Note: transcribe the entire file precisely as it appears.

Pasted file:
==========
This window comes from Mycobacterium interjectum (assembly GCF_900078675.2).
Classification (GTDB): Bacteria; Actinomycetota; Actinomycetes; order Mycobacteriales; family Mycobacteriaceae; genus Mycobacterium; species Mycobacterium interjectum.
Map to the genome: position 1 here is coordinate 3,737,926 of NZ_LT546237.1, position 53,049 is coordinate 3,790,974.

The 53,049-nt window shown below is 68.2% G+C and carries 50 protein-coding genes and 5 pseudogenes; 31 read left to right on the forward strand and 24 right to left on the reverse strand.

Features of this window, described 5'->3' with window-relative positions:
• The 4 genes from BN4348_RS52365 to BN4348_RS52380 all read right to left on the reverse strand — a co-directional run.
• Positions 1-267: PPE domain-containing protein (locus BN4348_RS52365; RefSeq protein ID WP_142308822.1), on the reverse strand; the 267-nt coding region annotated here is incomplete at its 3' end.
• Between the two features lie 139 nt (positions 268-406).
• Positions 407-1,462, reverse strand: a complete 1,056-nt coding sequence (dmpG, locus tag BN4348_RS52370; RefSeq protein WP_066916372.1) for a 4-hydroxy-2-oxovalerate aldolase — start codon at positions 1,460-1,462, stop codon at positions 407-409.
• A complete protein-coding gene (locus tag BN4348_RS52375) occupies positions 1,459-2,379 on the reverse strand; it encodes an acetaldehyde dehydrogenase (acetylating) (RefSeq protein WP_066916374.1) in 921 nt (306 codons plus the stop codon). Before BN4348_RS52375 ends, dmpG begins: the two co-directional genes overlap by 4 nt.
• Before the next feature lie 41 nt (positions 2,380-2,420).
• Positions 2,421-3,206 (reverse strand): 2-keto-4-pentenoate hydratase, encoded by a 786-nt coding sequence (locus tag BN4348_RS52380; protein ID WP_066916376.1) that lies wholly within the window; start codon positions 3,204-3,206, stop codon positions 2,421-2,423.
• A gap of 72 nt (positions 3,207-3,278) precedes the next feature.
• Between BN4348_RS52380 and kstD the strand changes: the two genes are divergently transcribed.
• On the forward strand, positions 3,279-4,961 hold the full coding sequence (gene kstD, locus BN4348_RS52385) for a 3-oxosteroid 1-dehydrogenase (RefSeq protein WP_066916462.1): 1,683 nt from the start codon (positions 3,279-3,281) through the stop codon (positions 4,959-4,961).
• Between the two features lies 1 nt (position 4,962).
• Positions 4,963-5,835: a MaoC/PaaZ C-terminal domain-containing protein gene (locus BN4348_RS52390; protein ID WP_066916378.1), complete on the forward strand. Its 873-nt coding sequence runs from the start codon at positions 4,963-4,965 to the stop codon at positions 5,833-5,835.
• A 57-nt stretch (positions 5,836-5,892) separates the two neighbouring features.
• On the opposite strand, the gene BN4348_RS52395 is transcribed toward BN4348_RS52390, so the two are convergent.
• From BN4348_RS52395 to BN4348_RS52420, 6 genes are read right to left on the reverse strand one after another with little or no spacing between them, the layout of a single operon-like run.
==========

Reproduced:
This window comes from Mycobacterium interjectum (assembly GCF_900078675.2).
Classification (GTDB): Bacteria; Actinomycetota; Actinomycetes; order Mycobacteriales; family Mycobacteriaceae; genus Mycobacterium; species Mycobacterium interjectum.
Map to the genome: position 1 here is coordinate 3,737,926 of NZ_LT546237.1, position 53,049 is coordinate 3,790,974.

The 53,049-nt window shown below is 68.2% G+C and carries 50 protein-coding genes and 5 pseudogenes; 31 read left to right on the forward strand and 24 right to left on the reverse strand.

Features of this window, described 5'->3' with window-relative positions:
• The 4 genes from BN4348_RS52365 to BN4348_RS52380 all read right to left on the reverse strand — a co-directional run.
• Positions 1-267: PPE domain-containing protein (locus BN4348_RS52365; RefSeq protein ID WP_142308822.1), on the reverse strand; the 267-nt coding region annotated here is incomplete at its 3' end.
• Between the two features lie 139 nt (positions 268-406).
• Positions 407-1,462, reverse strand: a complete 1,056-nt coding sequence (dmpG, locus tag BN4348_RS52370; RefSeq protein WP_066916372.1) for a 4-hydroxy-2-oxovalerate aldolase — start codon at positions 1,460-1,462, stop codon at positions 407-409.
• A complete protein-coding gene (locus tag BN4348_RS52375) occupies positions 1,459-2,379 on the reverse strand; it encodes an acetaldehyde dehydrogenase (acetylating) (RefSeq protein WP_066916374.1) in 921 nt (306 codons plus the stop codon). Before BN4348_RS52375 ends, dmpG begins: the two co-directional genes overlap by 4 nt.
• Before the next feature lie 41 nt (positions 2,380-2,420).
• Positions 2,421-3,206 (reverse strand): 2-keto-4-pentenoate hydratase, encoded by a 786-nt coding sequence (locus tag BN4348_RS52380; protein ID WP_066916376.1) that lies wholly within the window; start codon positions 3,204-3,206, stop codon positions 2,421-2,423.
• A gap of 72 nt (positions 3,207-3,278) precedes the next feature.
• Between BN4348_RS52380 and kstD the strand changes: the two genes are divergently transcribed.
• On the forward strand, positions 3,279-4,961 hold the full coding sequence (gene kstD, locus BN4348_RS52385) for a 3-oxosteroid 1-dehydrogenase (RefSeq protein WP_066916462.1): 1,683 nt from the start codon (positions 3,279-3,281) through the stop codon (positions 4,959-4,961).
• Between the two features lies 1 nt (position 4,962).
• Positions 4,963-5,835: a MaoC/PaaZ C-terminal domain-containing protein gene (locus BN4348_RS52390; protein ID WP_066916378.1), complete on the forward strand. Its 873-nt coding sequence runs from the start codon at positions 4,963-4,965 to the stop codon at positions 5,833-5,835.
• A 57-nt stretch (positions 5,836-5,892) separates the two neighbouring features.
• On the opposite strand, the gene BN4348_RS52395 is transcribed toward BN4348_RS52390, so the two are convergent.
• From BN4348_RS52395 to BN4348_RS52420, 6 genes are read right to left on the reverse strand one after another with little or no spacing between them, the layout of a single operon-like run.